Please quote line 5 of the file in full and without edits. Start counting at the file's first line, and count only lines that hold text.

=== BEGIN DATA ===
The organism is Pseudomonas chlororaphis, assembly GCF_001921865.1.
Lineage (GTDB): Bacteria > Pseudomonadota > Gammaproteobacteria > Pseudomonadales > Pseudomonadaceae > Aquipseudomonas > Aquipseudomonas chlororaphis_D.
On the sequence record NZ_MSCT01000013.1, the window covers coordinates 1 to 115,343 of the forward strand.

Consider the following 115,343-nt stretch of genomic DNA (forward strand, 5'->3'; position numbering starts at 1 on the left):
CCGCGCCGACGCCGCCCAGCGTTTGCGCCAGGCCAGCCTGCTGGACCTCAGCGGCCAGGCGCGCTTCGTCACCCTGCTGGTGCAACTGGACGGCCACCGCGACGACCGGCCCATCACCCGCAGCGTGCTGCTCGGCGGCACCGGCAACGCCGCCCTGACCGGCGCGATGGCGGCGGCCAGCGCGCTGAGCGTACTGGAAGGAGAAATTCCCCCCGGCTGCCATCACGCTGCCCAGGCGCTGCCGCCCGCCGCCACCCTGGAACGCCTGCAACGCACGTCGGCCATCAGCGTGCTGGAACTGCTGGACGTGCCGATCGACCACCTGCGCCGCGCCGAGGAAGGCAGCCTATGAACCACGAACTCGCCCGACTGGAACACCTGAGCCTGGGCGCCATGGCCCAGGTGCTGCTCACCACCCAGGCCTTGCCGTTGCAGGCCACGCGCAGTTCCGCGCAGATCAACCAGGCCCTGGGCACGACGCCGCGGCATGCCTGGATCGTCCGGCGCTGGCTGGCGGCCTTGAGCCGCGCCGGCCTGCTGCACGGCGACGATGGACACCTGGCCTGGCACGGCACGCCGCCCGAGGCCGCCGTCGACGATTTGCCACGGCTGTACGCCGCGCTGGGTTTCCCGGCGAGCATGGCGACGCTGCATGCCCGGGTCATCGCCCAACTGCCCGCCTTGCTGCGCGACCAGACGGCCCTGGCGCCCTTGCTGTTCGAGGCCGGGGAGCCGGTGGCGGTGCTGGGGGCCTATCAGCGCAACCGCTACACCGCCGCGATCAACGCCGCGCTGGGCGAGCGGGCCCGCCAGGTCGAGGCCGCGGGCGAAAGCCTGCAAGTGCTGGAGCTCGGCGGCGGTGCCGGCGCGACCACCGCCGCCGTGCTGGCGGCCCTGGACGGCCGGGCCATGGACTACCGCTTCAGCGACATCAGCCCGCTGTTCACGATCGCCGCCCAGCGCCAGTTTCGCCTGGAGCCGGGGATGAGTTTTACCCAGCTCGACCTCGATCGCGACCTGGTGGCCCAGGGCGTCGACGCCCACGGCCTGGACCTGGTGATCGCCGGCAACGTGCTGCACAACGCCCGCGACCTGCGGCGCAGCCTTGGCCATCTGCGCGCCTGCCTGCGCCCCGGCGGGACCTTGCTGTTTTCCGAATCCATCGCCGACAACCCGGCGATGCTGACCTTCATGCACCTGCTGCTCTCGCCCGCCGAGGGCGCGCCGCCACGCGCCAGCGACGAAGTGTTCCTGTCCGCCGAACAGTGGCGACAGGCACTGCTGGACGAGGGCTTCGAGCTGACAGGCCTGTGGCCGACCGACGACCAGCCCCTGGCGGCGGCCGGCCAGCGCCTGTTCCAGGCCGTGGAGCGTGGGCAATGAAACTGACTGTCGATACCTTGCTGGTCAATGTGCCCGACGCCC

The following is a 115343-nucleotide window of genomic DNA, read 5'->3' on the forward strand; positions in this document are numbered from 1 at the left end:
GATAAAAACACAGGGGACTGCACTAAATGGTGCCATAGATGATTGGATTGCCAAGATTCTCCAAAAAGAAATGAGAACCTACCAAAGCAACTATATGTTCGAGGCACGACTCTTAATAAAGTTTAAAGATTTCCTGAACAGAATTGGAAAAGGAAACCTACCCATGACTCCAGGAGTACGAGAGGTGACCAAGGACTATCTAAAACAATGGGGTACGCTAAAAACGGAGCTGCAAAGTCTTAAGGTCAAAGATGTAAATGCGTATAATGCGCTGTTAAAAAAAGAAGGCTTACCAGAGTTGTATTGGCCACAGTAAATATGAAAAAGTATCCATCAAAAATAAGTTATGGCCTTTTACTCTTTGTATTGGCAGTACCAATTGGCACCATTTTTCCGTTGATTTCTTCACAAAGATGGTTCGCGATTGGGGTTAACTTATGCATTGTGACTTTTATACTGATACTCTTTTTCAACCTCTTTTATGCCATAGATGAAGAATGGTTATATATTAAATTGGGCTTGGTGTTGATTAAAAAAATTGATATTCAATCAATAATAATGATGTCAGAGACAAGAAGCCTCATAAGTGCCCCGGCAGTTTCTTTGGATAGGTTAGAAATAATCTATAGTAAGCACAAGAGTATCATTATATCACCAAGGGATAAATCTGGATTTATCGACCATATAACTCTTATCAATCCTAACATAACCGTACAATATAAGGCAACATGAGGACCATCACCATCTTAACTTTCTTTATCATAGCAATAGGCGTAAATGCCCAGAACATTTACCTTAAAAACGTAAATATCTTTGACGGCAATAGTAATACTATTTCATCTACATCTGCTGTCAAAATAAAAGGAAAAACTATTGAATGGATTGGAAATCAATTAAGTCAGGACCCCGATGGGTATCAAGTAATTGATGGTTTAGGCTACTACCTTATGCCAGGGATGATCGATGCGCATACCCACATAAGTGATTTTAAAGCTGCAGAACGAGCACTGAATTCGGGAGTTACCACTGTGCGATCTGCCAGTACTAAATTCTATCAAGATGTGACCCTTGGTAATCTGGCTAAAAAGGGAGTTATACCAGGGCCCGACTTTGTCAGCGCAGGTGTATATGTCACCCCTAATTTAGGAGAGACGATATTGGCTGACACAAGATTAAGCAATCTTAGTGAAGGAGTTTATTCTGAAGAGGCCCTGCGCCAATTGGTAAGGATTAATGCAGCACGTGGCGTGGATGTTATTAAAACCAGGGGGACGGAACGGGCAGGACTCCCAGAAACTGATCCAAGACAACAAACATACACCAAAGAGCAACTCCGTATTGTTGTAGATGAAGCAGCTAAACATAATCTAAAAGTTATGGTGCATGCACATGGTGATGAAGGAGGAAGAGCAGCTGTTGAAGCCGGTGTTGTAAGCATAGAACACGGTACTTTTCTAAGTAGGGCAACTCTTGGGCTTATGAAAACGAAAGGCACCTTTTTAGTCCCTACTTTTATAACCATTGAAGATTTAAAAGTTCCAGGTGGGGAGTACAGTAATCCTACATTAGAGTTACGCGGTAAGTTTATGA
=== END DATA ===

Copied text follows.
CCGCGCCGACGCCGCCCAGCGTTTGCGCCAGGCCAGCCTGCTGGACCTCAGCGGCCAGGCGCGCTTCGTCACCCTGCTGGTGCAACTGGACGGCCACCGCGACGACCGGCCCATCACCCGCAGCGTGCTGCTCGGCGGCACCGGCAACGCCGCCCTGACCGGCGCGATGGCGGCGGCCAGCGCGCTGAGCGTACTGGAAGGAGAAATTCCCCCCGGCTGCCATCACGCTGCCCAGGCGCTGCCGCCCGCCGCCACCCTGGAACGCCTGCAACGCACGTCGGCCATCAGCGTGCTGGAACTGCTGGACGTGCCGATCGACCACCTGCGCCGCGCCGAGGAAGGCAGCCTATGAACCACGAACTCGCCCGACTGGAACACCTGAGCCTGGGCGCCATGGCCCAGGTGCTGCTCACCACCCAGGCCTTGCCGTTGCAGGCCACGCGCAGTTCCGCGCAGATCAACCAGGCCCTGGGCACGACGCCGCGGCATGCCTGGATCGTCCGGCGCTGGCTGGCGGCCTTGAGCCGCGCCGGCCTGCTGCACGGCGACGATGGACACCTGGCCTGGCACGGCACGCCGCCCGAGGCCGCCGTCGACGATTTGCCACGGCTGTACGCCGCGCTGGGTTTCCCGGCGAGCATGGCGACGCTGCATGCCCGGGTCATCGCCCAACTGCCCGCCTTGCTGCGCGACCAGACGGCCCTGGCGCCCTTGCTGTTCGAGGCCGGGGAGCCGGTGGCGGTGCTGGGGGCCTATCAGCGCAACCGCTACACCGCCGCGATCAACGCCGCGCTGGGCGAGCGGGCCCGCCAGGTCGAGGCCGCGGGCGAAAGCCTGCAAGTGCTGGAGCTCGGCGGCGGTGCCGGCGCGACCACCGCCGCCGTGCTGGCGGCCCTGGACGGCCGGGCCATGGACTACCGCTTCAGCGACATCAGCCCGCTGTTCACGATCGCCGCCCAGCGCCAGTTTCGCCTGGAGCCGGGGATGAGTTTTACCCAGCTCGACCTCGATCGCGACCTGGTGGCCCAGGGCGTCGACGCCCACGGCCTGGACCTGGTGATCGCCGGCAACGTGCTGCACAACGCCCGCGACCTGCGGCGCAGCCTTGGCCATCTGCGCGCCTGCCTGCGCCCCGGCGGGACCTTGCTGTTTTCCGAATCCATCGCCGACAACCCGGCGATGCTGACCTTCATGCACCTGCTGCTCTCGCCCGCCGAGGGCGCGCCGCCACGCGCCAGCGACGAAGTGTTCCTGTCCGCCGAACAGTGGCGACAGGCACTGCTGGACGAGGGCTTCGAGCTGACAGGCCTGTGGCCGACCGACGACCAGCCCCTGGCGGCGGCCGGCCAGCGCCTGTTCCAGGCCGTGGAGCGTGGGCAATGAAACTGACTGTCGATACCTTGCTGGTCAATGTGCCCGACGCCC